With a significant loosening of the fiduciary definition and need for greater accountability in the 401(k) market looming large, one industry insider recommends that retirement plan advisers be willing to demonstrate their worth every three to five years.

[Image credit: Bloomberg]
[Image credit: Bloomberg]

Retirement expert Fred Barstein says advisers have resisted this suggestion, preferring not be benchmarked by their clients as part of a request for proposal process. But it certainly squares with the federal push for deeper oversight, and while there may not be a burning need for a formal RFP involving smaller plans under $25 million, he says it’s a must for larger plans.

“When it comes to recordkeeping and money management, you have to do it,” insists Barstein, founder and executive director of the Retirement Adviser University (TRAU) program, which is offered in collaboration with the UCLA Anderson School of Management Executive Education. “It’s your fiduciary responsibility to make sure the fees are reasonable,” and that “the plan is designed in the sole interest of the participants. It can’t be that the [sponsor] company is getting free payroll because they use this record keeper, or that they’re getting better credit rates from their bank.”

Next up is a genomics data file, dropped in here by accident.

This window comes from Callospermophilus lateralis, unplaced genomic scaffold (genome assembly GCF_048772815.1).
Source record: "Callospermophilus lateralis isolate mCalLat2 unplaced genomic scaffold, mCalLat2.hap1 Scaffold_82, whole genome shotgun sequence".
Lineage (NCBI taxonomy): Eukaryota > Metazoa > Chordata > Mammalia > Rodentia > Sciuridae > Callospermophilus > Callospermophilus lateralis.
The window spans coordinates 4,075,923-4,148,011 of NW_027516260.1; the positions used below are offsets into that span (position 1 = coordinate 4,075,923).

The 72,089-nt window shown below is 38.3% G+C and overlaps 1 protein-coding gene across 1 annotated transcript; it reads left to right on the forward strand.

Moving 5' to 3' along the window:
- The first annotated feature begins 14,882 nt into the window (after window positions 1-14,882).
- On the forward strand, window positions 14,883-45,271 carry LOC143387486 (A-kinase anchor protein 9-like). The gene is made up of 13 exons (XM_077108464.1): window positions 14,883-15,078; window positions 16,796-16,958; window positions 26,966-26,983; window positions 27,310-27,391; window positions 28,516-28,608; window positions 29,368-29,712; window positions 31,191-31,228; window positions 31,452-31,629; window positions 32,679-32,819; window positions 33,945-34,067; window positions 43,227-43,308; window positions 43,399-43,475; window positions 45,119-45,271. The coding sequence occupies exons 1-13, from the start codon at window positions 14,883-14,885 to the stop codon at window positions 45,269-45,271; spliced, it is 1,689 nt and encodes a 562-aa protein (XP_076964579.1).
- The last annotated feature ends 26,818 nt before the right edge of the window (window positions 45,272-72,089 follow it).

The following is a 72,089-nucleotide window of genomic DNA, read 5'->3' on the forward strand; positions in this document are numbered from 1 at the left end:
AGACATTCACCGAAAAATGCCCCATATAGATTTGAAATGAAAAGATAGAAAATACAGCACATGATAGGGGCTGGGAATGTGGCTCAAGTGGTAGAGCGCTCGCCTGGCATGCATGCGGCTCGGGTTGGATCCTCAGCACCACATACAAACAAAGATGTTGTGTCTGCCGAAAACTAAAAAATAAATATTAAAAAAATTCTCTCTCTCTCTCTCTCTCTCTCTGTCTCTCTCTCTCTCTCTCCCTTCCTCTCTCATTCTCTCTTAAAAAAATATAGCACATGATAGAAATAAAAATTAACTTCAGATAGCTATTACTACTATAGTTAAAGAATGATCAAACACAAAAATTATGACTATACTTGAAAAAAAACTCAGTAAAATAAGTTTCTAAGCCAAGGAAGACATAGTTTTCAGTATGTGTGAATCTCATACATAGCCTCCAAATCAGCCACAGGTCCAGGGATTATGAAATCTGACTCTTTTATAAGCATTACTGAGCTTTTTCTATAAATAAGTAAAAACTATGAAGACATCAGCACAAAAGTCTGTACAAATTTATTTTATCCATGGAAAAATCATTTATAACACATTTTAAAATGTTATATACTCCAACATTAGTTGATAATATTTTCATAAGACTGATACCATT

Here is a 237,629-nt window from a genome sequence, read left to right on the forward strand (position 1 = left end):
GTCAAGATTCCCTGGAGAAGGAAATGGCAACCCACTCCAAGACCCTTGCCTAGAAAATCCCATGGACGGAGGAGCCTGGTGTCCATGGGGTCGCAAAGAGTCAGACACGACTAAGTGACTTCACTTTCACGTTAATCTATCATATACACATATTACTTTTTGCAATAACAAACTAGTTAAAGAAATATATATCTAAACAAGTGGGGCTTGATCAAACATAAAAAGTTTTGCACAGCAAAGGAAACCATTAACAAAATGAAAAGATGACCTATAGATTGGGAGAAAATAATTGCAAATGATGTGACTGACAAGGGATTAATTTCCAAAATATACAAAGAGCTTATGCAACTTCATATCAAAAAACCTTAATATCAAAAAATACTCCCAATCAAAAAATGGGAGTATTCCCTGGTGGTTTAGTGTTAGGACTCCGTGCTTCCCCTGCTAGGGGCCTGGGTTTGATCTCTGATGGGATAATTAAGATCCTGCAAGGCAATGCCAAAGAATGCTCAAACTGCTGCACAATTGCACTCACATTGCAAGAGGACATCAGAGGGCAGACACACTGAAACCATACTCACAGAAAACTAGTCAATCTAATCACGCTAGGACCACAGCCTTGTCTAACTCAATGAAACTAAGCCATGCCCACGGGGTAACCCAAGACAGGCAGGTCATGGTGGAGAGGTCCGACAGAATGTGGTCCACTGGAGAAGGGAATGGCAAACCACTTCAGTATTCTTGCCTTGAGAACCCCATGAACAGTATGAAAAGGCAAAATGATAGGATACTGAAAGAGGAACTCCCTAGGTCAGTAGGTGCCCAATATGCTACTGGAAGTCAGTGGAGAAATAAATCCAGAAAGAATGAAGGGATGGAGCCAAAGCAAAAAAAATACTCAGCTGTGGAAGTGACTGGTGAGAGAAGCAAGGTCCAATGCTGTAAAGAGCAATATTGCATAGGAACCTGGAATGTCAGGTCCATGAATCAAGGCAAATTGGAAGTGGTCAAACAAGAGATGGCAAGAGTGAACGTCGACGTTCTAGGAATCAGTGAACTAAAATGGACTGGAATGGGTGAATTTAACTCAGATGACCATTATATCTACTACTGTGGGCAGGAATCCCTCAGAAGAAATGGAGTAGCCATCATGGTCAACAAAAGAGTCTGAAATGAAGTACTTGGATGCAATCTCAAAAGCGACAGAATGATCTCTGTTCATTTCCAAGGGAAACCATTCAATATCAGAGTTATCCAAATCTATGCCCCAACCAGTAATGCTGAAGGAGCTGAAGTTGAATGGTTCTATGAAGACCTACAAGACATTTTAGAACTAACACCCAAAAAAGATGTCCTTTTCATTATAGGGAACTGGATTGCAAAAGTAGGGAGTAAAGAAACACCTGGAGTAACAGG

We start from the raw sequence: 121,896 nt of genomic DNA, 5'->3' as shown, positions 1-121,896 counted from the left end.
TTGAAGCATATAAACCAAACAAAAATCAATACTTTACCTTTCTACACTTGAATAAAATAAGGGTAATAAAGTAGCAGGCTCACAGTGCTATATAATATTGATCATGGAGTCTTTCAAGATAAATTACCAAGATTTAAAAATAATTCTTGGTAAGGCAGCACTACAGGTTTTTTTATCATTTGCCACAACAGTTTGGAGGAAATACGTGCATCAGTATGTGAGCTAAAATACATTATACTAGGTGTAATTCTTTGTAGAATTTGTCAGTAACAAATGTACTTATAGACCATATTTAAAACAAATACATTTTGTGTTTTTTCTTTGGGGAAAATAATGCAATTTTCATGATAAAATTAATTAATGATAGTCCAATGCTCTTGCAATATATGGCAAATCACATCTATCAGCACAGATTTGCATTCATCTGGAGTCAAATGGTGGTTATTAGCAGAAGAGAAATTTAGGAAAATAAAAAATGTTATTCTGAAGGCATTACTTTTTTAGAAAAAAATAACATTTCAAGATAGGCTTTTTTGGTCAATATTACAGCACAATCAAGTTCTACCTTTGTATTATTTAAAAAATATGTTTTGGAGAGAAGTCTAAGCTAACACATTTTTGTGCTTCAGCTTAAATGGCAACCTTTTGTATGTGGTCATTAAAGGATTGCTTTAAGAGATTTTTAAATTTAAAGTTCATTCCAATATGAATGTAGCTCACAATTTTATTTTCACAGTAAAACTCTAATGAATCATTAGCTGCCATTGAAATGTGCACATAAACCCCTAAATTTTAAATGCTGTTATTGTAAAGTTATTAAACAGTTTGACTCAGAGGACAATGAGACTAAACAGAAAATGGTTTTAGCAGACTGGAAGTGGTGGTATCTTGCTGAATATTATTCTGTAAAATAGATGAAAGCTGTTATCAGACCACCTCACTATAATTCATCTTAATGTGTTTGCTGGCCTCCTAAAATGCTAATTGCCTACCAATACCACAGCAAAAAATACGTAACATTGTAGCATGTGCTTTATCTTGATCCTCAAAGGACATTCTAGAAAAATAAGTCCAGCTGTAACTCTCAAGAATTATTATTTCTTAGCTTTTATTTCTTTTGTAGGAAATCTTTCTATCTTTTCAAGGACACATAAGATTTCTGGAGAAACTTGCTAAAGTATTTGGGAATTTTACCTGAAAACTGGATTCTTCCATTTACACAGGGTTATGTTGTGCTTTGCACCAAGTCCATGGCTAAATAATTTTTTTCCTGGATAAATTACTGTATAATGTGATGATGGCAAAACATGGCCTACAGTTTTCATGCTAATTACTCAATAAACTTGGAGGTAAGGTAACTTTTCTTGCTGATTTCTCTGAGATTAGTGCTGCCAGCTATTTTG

Rampant inexperience

Barstein estimates that as many as 60% of retirement plans are still using inexperienced advisers, down from about 90% before the recession. But he expects the impending Department of Labor fiduciary rule governing conflicts of interest will “accelerate the move away from blind squirrels to experienced advisers,” especially in the medium-to-large market.

To help them differentiate themselves in this environment, TRAU offers advisers a designation so they can demonstrate that they have legitimate professional training.

“Of the 300,000 advisers out there that are actively selling investments to the public, 250,000 are getting paid through a referral fee on a client contribution plan."

“Of the 300,000 advisers out there that are actively selling investments to the public, 250,000 are getting paid through a referral fee on a client contribution plan,” according to Barstein. “It’s astounding. Only 25,000 are really qualified, or even minimally qualified, with at least five plans and $25 million under management.”

RFPs, he notes, help answer many questions. To wit: How long the adviser has been in business? How many ERISA attorneys are on staff? How many plans and what amount of assets are under management? What tools and services does the adviser provide to help benchmark fees and analyze funds?

“What happens is that most plan sponsors hire advisers because of relationships,” Barstein says. “They know them; they’re working with them; they’re assured by them. They don’t really go through a very formal process. When you go through a formal process, [such as] an RFP, you can’t hide.”

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